Sunday, April 01, 2007

Sloate Auctions

Barry Sloate recently concluded his most recent auction of Baseball rarities. His auctions consistently have the best 19th Century items available. This auction was no different.

Below is a 1869 Cincinnati Red Stockings Team Photo CDV. This is considered one of the first cards ever produced of one of America's most dominant teams.
"In baseball’s pioneer days, no team was more successful or famous than the 1869 Red Stockings. Led by brothers Harry and George Wright, both who are in the Hall of Fame, the club ran out the season undefeated as the game’s only professional team. They toured extensively and played before packed houses on the way to a 57-0 season record. Other members included Cal McVey, Charlie Gould, Andy Leonard, Asa Brainard, Doug Allison, Charlie Sweasy, Fred Waterman, and Dick Hurley. This CdV pictures all ten members, with “Red-Stocking Base Ball Club, Cincinnati” printed on the right border of the mount. The photo is strong and clear, and there is a tiny repair to the edge of the left border; blank back is stamped “50c”. Overall excellent condition. The most important baseball card of the pre-league era."
It sold at an incredible $9,929.00.
If you thought the the card above was pricey then check out the card below. It sold for $46,919.00.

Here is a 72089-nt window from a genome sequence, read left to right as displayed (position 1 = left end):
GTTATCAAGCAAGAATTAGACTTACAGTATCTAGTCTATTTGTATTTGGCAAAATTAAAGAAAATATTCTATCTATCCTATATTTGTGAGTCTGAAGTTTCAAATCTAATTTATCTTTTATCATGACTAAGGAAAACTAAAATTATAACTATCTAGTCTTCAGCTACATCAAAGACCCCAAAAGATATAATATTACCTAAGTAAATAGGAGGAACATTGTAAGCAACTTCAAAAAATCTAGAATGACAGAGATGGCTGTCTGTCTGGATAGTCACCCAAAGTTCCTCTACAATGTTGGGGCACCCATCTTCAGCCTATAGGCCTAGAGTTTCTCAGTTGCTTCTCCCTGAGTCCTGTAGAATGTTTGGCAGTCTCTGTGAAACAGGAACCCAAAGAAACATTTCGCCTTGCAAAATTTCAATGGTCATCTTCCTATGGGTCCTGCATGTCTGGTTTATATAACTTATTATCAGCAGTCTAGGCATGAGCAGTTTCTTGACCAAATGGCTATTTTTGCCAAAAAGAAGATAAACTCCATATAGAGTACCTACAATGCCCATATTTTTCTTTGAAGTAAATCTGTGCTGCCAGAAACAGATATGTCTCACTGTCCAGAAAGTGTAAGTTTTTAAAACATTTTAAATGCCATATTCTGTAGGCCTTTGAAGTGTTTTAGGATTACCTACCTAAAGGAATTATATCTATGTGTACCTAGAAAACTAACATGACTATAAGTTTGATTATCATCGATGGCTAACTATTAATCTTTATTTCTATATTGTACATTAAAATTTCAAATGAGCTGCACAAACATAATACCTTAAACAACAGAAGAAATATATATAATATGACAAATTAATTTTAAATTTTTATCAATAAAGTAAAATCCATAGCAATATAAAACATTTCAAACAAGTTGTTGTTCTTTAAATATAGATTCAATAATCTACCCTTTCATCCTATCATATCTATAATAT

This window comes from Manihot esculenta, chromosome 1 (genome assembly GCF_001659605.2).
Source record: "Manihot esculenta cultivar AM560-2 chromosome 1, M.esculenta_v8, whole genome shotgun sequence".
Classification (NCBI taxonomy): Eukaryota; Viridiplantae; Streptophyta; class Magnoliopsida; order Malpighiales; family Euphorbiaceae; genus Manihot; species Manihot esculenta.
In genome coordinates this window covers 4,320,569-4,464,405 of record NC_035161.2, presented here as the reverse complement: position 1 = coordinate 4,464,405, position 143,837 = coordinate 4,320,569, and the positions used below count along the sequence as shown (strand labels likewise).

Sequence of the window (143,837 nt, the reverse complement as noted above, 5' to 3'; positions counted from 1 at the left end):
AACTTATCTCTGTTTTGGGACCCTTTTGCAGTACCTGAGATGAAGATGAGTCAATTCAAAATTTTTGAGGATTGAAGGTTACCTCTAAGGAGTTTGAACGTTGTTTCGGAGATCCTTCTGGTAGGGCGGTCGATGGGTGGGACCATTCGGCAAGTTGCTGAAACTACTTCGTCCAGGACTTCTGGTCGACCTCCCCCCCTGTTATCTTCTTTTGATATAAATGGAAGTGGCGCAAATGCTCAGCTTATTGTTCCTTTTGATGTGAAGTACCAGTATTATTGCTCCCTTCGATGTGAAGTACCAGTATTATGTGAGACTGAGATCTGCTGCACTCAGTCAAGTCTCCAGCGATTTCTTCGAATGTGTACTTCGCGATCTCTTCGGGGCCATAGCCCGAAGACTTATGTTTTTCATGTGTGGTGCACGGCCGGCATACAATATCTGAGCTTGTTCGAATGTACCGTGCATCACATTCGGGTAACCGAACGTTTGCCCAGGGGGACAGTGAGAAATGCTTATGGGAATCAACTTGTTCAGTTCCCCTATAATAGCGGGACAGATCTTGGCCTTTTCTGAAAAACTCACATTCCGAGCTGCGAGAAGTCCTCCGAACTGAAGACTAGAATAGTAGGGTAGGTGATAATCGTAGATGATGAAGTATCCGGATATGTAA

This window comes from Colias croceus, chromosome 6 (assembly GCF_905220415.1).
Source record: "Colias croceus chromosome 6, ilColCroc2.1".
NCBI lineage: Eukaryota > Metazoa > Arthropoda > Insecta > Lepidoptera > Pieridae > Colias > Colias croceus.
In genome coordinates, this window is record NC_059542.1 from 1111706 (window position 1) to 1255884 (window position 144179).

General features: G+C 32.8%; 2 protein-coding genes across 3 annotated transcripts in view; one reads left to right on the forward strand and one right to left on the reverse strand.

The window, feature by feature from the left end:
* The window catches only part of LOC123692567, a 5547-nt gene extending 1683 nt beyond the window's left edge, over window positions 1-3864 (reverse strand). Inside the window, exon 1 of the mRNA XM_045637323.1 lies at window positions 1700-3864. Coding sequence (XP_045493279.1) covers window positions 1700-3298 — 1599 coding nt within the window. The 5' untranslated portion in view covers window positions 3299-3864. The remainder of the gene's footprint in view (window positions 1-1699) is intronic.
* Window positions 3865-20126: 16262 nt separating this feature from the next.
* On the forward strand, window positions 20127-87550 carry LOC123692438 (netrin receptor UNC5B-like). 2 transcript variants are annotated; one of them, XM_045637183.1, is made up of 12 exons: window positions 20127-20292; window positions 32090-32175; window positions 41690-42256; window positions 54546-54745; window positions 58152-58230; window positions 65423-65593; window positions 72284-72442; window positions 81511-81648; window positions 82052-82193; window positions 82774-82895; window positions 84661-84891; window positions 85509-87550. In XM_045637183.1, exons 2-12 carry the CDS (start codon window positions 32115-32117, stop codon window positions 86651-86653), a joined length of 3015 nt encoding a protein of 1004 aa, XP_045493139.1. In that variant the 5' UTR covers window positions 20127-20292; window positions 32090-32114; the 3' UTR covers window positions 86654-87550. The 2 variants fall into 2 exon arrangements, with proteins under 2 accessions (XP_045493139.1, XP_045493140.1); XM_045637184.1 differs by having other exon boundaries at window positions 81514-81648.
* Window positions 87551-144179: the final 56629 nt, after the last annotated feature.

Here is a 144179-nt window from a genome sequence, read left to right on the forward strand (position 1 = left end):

"All N167 Old Judges are among the rarest 19th century cards, and those of Hall of Famers among the most expensive. This rookie card of Roger Connor, by far the highest ever graded, is in sharp Near Mint condition with square corners and perfect centering. PSA has only graded two N167 a “7”, and this one is the better of the two. Thus, it is the finest one in the hobby. A gem, and a legendary hobby rarity."
How can a piece of cardboard this old remain in such perfect condition?
Auction Link: Sloate Auctions:


  1. What are these Sloates for? They look very old, are these antiques? How much does it cost and where can I get one of these if ever? I'm collect different things in the world that my eyes lays to.

  2. Hey there. Actually, Sloates is in reference to an auction house run by Barry Sloates.

    The items are Baseball related antiques. They are Baseball cards from the late 1880's and are very rare and can be very expensive. These two examples do not show up very often and can run into the tens of thousands of dollars.


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